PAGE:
KIPP Study Makes A Dubious Claim

KIPP Works

It’s relatively obvious to anyone who looks that the Knowledge Is Power Program (KIPP), the nation’s largest charter management organization, produces results. Just by seeing its classrooms you start to figure this out: the students are in matching uniforms, they chant and seem energized about learning, and, other than the chants, they’re orderly and respectful. To prove that KIPP works mathematically, up until now we’ve had to rely on pretty low-level analyses that show very high numbers of their students pass state accountability exams.

A new, rigorous analysis for the National Bureau of Economic Research changes that. Using a quasi-experimental research design that capitalizes on the large number of students applying to get into but ultimately rejected from one KIPP school in Lynn, Massachusetts, the researchers were able to compare students who entered the school with those who wanted to attend but were rejected due to space restrictions. This design helps the researchers isolate KIPP attendance from motivation, parental education, environmental factors, or any other variable that might be difficult to detect.

After these controls, KIPP attendees gained .35 of a standard deviation every year in math and .12 standard deviations each year in English. Results were even more positive for Limited English Proficiency and special education students (the demographics of KIPP Lynn lottery winners matched lottery losers and the district as a whole)...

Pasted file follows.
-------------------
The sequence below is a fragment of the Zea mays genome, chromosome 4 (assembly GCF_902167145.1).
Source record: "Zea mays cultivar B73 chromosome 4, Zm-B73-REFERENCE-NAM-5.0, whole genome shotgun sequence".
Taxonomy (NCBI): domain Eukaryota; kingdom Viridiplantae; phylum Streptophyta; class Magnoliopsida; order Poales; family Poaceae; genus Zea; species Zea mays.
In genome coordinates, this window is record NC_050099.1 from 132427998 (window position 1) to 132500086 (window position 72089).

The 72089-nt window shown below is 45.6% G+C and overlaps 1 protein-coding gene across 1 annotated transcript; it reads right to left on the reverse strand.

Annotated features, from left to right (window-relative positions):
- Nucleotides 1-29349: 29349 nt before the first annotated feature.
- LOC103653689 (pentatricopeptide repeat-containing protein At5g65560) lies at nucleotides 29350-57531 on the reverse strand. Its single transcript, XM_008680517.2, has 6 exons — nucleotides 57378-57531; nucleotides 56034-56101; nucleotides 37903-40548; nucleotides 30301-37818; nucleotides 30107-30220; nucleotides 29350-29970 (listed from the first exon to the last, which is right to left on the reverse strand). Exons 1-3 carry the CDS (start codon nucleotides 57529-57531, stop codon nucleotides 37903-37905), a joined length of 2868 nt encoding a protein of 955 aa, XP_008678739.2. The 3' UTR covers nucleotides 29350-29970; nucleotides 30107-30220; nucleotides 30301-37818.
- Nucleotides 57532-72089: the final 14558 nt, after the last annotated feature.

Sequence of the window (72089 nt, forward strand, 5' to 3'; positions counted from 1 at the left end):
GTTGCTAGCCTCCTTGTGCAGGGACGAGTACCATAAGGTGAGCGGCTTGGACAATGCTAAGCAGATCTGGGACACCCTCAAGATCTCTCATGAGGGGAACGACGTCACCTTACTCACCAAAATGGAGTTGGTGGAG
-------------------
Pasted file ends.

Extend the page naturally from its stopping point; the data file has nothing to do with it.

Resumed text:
Is it so obvious KIPP works?  The study claims to deal with "creaming"--the effect that self-selection creates a superior student body--so a comparison can be made between those who got into KIPP and those who didn't.  What the study doesn't deal with is the environment at the two different schools students ended up in.  On one hand you have the students who got into KIPP along with all the other self-selected students who got in.  Great learning environment there, I assume.  Then there are the kids who ended up in non-KIPP schools with all the other students whose parents couldn't or wouldn't attempt to get them into KIPP.  Not as great a learning environment there, I assume.

The study is flawed due to this rather blatant omission of reality.  A KIPP school demands proper behavior from its students, as well as high parental participation among other things.  A non-KIPP school takes all comers, regardless their motivation.  That makes for a less ideal learning environment.

So, it's not that KIPP works; it's that KIPP has "better" (creamed) students as we have been saying forever.

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